"If it was meant for Rome, why couldn't it be seen from Rome?"

"What?"

"In the previous few months, I asked a lot of people who had traveled from Rome to Alexandria. Nobody witnessed it. Not even the sailors from the north. It could only be seen from here and further south."

Cassius stared at Hero for a long moment, thinking about it.

"It was an omen for Alexandria, then... Have you heard the rumors about a new religion from Iudaea? They claim that they will eventually arrive in big numbers here at some point in the future. From what I've been told, they may be aggressive. They consider Rome to be their only enemy."

Hero stood up as well and began packing the scrolls and his inscriptions. He was aware that Cassius might be right. He came upon a group of religious followers of Valentinus, an Alexandrian philosopher who, a few decades ago, began actively teaching the new dogma about a divine entity that incorporated a human form and who, after being murdered by Romans, resurrected to the heavens. He came across this group not too long ago. That evening, while he was walking along the promenade alongside the lighthouse, they were, to put it mildly, rather intrusive toward him.

"I know there's some truth to that... But you know me, Cass. We witnessed something extraordinary. If there's a way to learn more about it, it's worth a try."

Cassius gave him his best friendly smile. Despite their slight age difference, Hero was his best friend here. But he was right, Cassius knew him well. Whenever Hero had something on his mind, he was aware that there was nothing he could do about it.

"The note. Can I see it again?"

Hero reached into his pocket, pulled out a copy of the papyrus, and handed it to him. Cassius took a good, long look.

"Νεόφοιτος αστήρ ἀνατέλλω." He read it with a heavy accent. "My mother is Greek, and I thought I had learned all the variations from the classic period, but this particular writing..." Cassius stopped for a moment. "What does it mean?"

"The new rising star."


* * *


Usually there is not much of a difference between the hot weather of late summer and the first half of September in Alexandria, but this morning was exceptionally cool. Small boats that were anchored in the port of Alexandria were being tossed around wildly by the wind that was blowing from the sea. Even larger merchant ships, which were also tied in the second row of the dock, were not immune from the dangers posed by the morning storm. Despite this, many sailors and port workers continued their daily routine of unloading ships by passing each other bags of spices and amphorae of varying sizes, most of which were loaded with wine and olive oil, as well as crates of grain and meat.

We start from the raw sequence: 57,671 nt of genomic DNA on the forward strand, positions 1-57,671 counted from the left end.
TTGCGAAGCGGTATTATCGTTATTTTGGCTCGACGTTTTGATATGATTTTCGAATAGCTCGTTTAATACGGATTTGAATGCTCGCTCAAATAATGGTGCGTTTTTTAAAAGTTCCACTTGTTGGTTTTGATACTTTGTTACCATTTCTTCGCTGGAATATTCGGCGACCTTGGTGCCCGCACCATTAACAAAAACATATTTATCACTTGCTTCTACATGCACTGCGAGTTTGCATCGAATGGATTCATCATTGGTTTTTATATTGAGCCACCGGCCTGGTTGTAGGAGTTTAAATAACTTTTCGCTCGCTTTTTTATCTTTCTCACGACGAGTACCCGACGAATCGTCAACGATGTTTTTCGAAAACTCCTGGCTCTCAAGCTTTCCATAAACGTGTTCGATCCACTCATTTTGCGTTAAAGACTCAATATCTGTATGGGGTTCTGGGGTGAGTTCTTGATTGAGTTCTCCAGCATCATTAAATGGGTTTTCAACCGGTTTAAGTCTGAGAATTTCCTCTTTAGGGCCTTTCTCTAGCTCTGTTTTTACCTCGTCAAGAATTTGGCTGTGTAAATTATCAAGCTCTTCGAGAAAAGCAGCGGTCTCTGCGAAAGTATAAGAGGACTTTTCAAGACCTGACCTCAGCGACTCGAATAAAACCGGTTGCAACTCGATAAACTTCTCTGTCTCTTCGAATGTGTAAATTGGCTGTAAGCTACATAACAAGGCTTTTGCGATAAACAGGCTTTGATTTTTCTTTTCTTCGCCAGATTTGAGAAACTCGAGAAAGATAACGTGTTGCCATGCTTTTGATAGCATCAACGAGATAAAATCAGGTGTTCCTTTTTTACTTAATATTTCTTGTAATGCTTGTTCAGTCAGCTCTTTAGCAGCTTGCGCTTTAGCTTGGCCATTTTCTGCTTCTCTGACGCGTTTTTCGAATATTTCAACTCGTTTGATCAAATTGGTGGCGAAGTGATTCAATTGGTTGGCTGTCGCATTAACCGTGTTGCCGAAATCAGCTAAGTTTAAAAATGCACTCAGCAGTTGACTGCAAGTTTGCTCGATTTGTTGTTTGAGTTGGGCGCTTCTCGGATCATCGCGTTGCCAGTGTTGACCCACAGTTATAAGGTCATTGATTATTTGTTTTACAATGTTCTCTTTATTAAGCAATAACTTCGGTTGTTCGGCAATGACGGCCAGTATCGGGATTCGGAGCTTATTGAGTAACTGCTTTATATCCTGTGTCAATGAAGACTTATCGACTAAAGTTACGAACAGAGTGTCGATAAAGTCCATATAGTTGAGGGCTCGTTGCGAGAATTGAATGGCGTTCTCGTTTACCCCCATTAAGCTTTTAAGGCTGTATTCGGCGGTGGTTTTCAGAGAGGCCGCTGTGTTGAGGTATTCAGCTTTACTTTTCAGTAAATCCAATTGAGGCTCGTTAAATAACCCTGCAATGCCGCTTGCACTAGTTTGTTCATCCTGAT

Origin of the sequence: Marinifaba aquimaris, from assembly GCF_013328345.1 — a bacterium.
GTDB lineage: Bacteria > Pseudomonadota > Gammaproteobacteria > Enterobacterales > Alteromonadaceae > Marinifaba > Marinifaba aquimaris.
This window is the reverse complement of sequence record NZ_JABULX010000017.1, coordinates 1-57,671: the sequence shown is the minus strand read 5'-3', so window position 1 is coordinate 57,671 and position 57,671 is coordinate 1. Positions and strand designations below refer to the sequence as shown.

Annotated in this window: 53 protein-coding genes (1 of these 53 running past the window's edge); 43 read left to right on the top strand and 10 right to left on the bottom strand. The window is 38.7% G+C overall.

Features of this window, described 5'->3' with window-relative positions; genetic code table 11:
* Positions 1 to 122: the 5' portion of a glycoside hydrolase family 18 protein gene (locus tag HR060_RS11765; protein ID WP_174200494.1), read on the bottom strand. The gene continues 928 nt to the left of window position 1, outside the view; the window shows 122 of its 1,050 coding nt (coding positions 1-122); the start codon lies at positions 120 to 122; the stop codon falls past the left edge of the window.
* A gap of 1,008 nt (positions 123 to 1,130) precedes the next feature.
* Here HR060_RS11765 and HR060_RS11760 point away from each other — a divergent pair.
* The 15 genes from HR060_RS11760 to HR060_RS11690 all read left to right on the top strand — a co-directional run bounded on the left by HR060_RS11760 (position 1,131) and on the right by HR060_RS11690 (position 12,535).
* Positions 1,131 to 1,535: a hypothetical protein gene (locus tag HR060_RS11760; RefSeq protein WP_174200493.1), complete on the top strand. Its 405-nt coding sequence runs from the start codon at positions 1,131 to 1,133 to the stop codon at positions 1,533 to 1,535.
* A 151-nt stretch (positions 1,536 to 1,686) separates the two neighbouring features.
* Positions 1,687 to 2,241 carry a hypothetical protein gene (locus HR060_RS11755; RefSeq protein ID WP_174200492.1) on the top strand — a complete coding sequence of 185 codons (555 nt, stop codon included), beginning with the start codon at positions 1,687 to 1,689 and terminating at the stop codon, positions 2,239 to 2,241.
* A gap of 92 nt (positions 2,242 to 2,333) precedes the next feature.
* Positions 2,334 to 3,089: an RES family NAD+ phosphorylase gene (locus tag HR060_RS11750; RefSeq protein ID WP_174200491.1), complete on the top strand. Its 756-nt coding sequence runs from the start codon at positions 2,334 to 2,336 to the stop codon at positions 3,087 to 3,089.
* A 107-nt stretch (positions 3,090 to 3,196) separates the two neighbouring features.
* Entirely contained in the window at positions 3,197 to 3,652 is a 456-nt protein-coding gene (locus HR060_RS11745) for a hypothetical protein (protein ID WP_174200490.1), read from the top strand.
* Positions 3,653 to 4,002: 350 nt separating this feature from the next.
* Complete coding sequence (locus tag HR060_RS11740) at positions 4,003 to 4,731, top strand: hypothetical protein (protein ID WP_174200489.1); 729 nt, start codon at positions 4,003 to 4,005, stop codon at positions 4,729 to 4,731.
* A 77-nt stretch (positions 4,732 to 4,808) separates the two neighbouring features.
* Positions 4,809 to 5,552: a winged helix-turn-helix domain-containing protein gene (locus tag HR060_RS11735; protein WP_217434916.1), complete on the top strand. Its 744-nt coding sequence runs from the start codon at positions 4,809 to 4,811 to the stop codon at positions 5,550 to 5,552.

"Hero!" An echo of Lucia's voice could be heard across the bustling port as she made her way through the crowds and stacked merchandise on the quayside and the wooden platforms that were located at the entrance of the docks. She was on her way to the commercial section of the port, which was one of the largest in this part of the Mare Internum.

This morning, most anchored commercial ships were sturdy corbitas. These were bulky vessels with a stout hull up to 20 gradus' long, inherited from the classic Greek period, more than capable of carrying half a million libras of weight. If it was possible to squeeze inside, they could carry a whole family of elephants. Because of the way they were built, the corbitas could sail even in extreme weather.

Lucia stepped onto the stacked boxes at the beginning of the first pier and searched for Hero among the dozens of dock workers. After doing the same thing in front of the next three piers, she was eventually able to recognize him in the distance. He was engaged in conversation with the ship's captain, clearly trying to persuade him to board the ship for its return trip, wherever that might be.

"Hero!" She shouted as she made her way towards the end of the pier and the corbita that Hero was standing in front of. The wind was howling, and he was struggling to keep his dark hair from concealing his face. The bald captain of the ship finally shook his hand, and Hero turned to go back ashore. At almost the same time, rushing towards him, Lucia bumped into a sailor who was organizing the workers and almost fell into the sea.